“Private equity investors realize that the times have changed.…they understand that, ‘Yeah, things like employee engagement, the values of the organization, the culture of the organization really matters.’ And it’s never been more true than it is today with the war for talent.” – Ted Bililies, AlixPartners
Transitioning from Pure Financial Focus to “Employee Value Proposition”
By Sheila Biggs
The healthcare talent struggle persists throughout the healthcare ecosystem. Hospitals, for one, have been doggedly grappling with recruitment and retention for decades. According to a 2023 survey by NSI, turnover for one bedside RN costs a hospital $52,350 on average. With the average turnover rate at 22.7 percent, that means hospitals are losing between $6.6 million to $10.5 million on average every year.
“In 2024, operational success will largely hinge on how well hospitals recruit and retain employees,” Fitch concluded in a Modern Healthcare article last week.
Strategic-thinking health services companies – often backed by private equity firms – are also looking at ways to attract and keep the right talent. Taking a page from successful health systems, these strategies may look different because of the different healthcare settings, but they are in principle the same: engage team members, practice company values and build/foster its culture with intention.
“In short, it used to be all about the financials,” said Ted Bililies, partner and manager director of AlixPartners in a recent HBR IdeaCast podcast. “Now it’s about the people.”
Take a look at today’s evolving healthcare investing landscape.
Interest rates are high. Large-sized deals are low. Competition is fierce. Of the deals still in play, many are platform driven and specialty rollups, which can cause serious integration challenges due to clashing cultures. The old PE playbook of strictly looking for operational efficiencies, while keeping an eye fixed on the exit door is, well, the old playbook. Portfolio companies are now longer-term investments and consequently, requiring other means of creating value with the existing asset – such as the need to optimize and develop leaders and teams.
This new playbook involves a different set of characters, namely Millennials and Gen Zers, who represent about half of today’s workforce. Cohorts who like money but also seek purpose and value in their work. They seek connectivity, culture that meshes with their beliefs and positive impact, if you will.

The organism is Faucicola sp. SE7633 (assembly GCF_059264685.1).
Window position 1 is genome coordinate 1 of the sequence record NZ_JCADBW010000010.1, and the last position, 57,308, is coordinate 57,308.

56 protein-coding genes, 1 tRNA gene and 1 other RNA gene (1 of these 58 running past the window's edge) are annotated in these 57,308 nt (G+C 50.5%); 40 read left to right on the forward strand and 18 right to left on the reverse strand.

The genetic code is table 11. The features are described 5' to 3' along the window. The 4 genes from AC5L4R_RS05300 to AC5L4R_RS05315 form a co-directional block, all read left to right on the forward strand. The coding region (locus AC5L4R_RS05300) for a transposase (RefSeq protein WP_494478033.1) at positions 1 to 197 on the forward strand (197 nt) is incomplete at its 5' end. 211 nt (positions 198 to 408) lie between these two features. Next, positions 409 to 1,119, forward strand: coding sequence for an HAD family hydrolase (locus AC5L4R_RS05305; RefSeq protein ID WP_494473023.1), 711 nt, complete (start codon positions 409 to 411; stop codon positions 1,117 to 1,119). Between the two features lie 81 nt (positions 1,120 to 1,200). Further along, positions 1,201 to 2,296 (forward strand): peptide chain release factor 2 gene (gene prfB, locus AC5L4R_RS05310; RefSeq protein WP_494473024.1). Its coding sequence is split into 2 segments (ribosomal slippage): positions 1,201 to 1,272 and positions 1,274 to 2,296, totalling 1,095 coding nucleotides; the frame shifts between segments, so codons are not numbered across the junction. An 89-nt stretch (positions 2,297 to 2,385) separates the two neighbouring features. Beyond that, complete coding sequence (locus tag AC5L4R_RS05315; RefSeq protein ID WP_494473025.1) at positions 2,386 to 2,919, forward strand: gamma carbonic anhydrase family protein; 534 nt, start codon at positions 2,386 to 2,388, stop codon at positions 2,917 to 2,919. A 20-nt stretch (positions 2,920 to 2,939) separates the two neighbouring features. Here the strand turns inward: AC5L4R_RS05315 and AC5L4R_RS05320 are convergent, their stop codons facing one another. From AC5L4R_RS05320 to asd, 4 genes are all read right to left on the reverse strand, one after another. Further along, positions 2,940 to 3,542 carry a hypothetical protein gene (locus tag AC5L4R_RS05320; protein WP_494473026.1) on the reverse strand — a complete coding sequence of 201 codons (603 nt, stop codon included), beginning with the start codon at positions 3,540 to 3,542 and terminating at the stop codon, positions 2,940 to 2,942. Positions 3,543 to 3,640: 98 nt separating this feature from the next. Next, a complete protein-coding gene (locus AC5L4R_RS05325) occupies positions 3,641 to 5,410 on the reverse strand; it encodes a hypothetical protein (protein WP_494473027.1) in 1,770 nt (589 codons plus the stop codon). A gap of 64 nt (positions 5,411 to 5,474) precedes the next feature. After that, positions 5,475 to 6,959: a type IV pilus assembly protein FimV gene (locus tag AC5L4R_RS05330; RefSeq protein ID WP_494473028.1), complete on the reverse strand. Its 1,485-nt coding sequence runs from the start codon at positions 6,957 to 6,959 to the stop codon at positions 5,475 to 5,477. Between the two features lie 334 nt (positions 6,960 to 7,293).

With the average length of portfolio company ownership extending to, say, seven years or more, investors need to ensure they have the right talent at the proverbial table to lead teams well beyond operational efficiencies, they need talent that can inspire.
“It’s the people, it’s the talent, it’s the strategic management of that talent that historically has been very neglected, kind of shockingly neglected, but is now becoming more into view,” added Bililies.
In this space, the most successful healthcare organizations are paying attention to three areas, and more portfolio companies are following suit. Those areas are employee engagement, employee value proposition (EVP) and organizational culture. Here are two examples of doing it right:
Employee Development and EVP
It’s important to help team members see themselves on a journey and to position them in the center of your vision for talent. .
Make it personal: Today’s CHROs are getting creative in how they help employees understand their career paths and what it takes to develop the leadership skills needed to rise in the ranks. For example, a fast-growing PPM company based in Florida had transformative aspirations for a leadership development roadmap. They created a custom-built, web-based program where employees could access the personalized resources, tools and information needed to become leaders within the organization. More than 3,800 users accessed the site in a single month.
The most expedient route to the hearts and minds of your people is through the culture you foster.
Start from the bottom: In a climate marked by high turnover and burnout, a national specialty services organization recognized the need to refocus and reenergize its workforce of more than 7,500 employees across 32 states. Its leaders codified and recast the company’s culture and established a sustainability plan that demonstrated their seriousness for creating/protecting culture. When leaders believe, employees believe. Evidenced by a 20 percent increase in employee retention within three months of launch, the organization’s intentional and focused efforts continue to impact employee satisfaction – and the bottom line.
While PE, in general, has not always been seen as favorable in media headlines, there are plenty of PE-backed healthcare organizations doing the right things and focusing on their people. They’re focused on value, talent and investing in smart, meaningful strategies for the team to make healthcare better while achieving the returns they desire.